Today’s puzzle was suggested to me by Bobby Seagull, who was told it by his brother, who was told it by a Cambridge don.

Four friends each have a different piece of gossip. They are all in separate locations, and can communicate only via their phones.

1) What is the smallest number of text messages that they need to send between each other to guarantee that everyone knows all the gossip? (In other words, what’s the most efficient texting strategy to make sure each person has every piece of gossip? A text message goes from one person to one person, i.e. if you send one message to two recipients that would count as two messages.)

2) What is the smallest number of phone calls they need to make between each other to guarantee that everyone knows all the gossip? In a phone call between two friends, each person can share what they know with the other.

Let’s enlarge the group now to eight friends. Again, each person is in a separate location and each has a different piece of gossip.

3) What’s the smallest number of text messages that they need to send between each other to guarantee that all eight know all the gossip?

4) What’s the smallest number of phone calls that they need to make between each other to guarantee that all eight know all the gossip?

Can you generalise this for n friends? What is surprising about the results?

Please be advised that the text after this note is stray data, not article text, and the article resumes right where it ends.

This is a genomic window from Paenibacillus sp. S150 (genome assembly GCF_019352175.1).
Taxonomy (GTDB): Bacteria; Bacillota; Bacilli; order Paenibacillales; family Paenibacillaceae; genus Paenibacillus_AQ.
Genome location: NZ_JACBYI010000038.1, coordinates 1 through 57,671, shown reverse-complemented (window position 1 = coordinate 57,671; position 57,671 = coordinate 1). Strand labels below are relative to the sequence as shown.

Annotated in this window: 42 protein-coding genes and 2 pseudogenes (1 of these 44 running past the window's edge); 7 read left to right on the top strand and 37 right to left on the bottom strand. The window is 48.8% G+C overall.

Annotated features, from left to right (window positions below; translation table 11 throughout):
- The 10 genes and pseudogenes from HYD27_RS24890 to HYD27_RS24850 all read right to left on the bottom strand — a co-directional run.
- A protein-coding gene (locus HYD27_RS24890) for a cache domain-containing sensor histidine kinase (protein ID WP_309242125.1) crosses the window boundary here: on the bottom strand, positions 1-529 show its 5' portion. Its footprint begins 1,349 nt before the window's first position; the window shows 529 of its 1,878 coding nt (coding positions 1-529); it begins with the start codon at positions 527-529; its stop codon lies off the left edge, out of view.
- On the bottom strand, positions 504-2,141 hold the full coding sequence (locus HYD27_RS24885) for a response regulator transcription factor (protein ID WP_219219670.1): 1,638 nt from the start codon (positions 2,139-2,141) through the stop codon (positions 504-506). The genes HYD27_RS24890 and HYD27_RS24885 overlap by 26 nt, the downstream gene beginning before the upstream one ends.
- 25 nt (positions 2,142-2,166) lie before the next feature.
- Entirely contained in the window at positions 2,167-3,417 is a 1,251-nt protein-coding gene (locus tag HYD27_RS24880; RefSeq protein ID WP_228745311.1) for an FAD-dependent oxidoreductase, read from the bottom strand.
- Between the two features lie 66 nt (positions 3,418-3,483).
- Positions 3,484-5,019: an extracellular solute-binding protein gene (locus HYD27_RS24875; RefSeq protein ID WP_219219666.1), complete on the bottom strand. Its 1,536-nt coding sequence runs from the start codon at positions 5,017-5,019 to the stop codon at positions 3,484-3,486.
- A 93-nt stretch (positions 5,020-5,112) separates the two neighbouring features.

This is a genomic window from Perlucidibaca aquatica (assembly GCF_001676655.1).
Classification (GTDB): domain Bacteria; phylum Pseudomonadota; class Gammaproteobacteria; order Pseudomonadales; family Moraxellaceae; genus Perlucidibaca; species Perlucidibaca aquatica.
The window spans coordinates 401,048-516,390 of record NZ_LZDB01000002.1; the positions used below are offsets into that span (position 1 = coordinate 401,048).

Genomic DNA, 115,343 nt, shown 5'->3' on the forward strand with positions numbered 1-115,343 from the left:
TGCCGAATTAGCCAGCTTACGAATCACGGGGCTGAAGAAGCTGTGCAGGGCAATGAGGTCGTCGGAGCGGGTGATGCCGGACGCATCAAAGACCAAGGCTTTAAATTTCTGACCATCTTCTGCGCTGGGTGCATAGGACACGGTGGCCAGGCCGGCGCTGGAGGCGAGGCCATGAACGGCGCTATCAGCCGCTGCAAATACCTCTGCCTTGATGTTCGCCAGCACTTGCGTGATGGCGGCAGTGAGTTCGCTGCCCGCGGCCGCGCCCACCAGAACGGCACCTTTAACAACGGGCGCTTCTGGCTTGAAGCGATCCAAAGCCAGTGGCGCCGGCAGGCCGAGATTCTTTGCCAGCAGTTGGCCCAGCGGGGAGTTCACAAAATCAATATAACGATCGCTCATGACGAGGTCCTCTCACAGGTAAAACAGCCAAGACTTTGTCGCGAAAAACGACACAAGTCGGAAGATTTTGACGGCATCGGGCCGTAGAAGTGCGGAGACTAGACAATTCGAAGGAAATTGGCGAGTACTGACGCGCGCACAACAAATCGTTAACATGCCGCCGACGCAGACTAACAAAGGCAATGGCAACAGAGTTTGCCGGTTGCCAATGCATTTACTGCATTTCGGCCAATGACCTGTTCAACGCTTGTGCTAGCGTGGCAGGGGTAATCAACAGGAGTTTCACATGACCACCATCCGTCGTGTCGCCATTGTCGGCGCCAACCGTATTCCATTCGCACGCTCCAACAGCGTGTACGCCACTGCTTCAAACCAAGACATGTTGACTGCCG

Bobby is probably the best-known maths teacher in the UK. He gained fame in 2017 as a contestant on University Challenge. He continues to teach at a state comprehensive in London, but is now also a much-loved TV presenter, podcaster, numeracy campaigner and writer. His charming memoir, The Life-Changing Magic of Numbers, is out now.

He also likes to gossip, usually about the latest rumours surrounding West Ham United.

“What I like about the gossip puzzle,” he says, “is that the solution is counterintuitive. When my school students encounter problems, they will form a first impression of it. A first impression is important as it draws on our past experience. But we should be careful not to jump to a quick and incorrect conclusion.”

No gossiping, no spoilers, and I’ll be back with the answers at 5pm UK.

I set a puzzle here every two weeks on a Monday. I’m always on the look-out for great puzzles. If you would like to suggest one, email me.

I’m the author of Football School, a book series for 7 to 12 year olds that opens up the curriculum through football. The latest in the series, Season 4, is out in September but you can preorder now. It contains chapters on classical music, spitting, magic, the history of timekeeping, the International Space Station, etymology and much much more.

Thanks to Bobby Seagull for suggesting today’s puzzle. His book is The Life-Changing Magic of Numbers: How Maths Shapes Everyday Life. His podcast is Maths Appeal, and his new BBC Two series, Monkman & Seagull’s Genius Guide to the Age of Invention, is out in the autumn.